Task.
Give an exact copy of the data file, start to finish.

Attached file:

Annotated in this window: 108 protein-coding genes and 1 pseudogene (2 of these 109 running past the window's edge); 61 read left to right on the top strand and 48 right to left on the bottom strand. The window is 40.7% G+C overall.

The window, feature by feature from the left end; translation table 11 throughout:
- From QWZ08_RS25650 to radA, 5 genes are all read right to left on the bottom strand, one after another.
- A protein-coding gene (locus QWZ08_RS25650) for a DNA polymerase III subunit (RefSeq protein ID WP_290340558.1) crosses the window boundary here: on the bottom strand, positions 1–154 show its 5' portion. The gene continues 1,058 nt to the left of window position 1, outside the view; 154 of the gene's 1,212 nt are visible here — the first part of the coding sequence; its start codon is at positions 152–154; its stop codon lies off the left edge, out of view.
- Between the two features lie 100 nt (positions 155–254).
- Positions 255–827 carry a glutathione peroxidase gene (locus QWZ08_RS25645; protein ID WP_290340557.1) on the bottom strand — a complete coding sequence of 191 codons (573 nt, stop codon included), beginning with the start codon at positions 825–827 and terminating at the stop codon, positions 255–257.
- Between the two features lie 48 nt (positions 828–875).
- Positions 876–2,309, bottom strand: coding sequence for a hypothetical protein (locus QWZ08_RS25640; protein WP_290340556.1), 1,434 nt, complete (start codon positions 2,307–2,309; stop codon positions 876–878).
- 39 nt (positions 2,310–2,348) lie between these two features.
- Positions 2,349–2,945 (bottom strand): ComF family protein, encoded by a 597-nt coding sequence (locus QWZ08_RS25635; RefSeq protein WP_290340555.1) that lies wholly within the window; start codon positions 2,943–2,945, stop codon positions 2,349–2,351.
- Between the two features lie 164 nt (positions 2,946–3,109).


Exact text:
Annotated in this window: 108 protein-coding genes and 1 pseudogene (2 of these 109 running past the window's edge); 61 read left to right on the top strand and 48 right to left on the bottom strand. The window is 40.7% G+C overall.

The window, feature by feature from the left end; translation table 11 throughout:
- From QWZ08_RS25650 to radA, 5 genes are all read right to left on the bottom strand, one after another.
- A protein-coding gene (locus QWZ08_RS25650) for a DNA polymerase III subunit (RefSeq protein ID WP_290340558.1) crosses the window boundary here: on the bottom strand, positions 1–154 show its 5' portion. The gene continues 1,058 nt to the left of window position 1, outside the view; 154 of the gene's 1,212 nt are visible here — the first part of the coding sequence; its start codon is at positions 152–154; its stop codon lies off the left edge, out of view.
- Between the two features lie 100 nt (positions 155–254).
- Positions 255–827 carry a glutathione peroxidase gene (locus QWZ08_RS25645; protein ID WP_290340557.1) on the bottom strand — a complete coding sequence of 191 codons (573 nt, stop codon included), beginning with the start codon at positions 825–827 and terminating at the stop codon, positions 255–257.
- Between the two features lie 48 nt (positions 828–875).
- Positions 876–2,309, bottom strand: coding sequence for a hypothetical protein (locus QWZ08_RS25640; protein WP_290340556.1), 1,434 nt, complete (start codon positions 2,307–2,309; stop codon positions 876–878).
- 39 nt (positions 2,310–2,348) lie between these two features.
- Positions 2,349–2,945 (bottom strand): ComF family protein, encoded by a 597-nt coding sequence (locus QWZ08_RS25635; RefSeq protein WP_290340555.1) that lies wholly within the window; start codon positions 2,943–2,945, stop codon positions 2,349–2,351.
- Between the two features lie 164 nt (positions 2,946–3,109).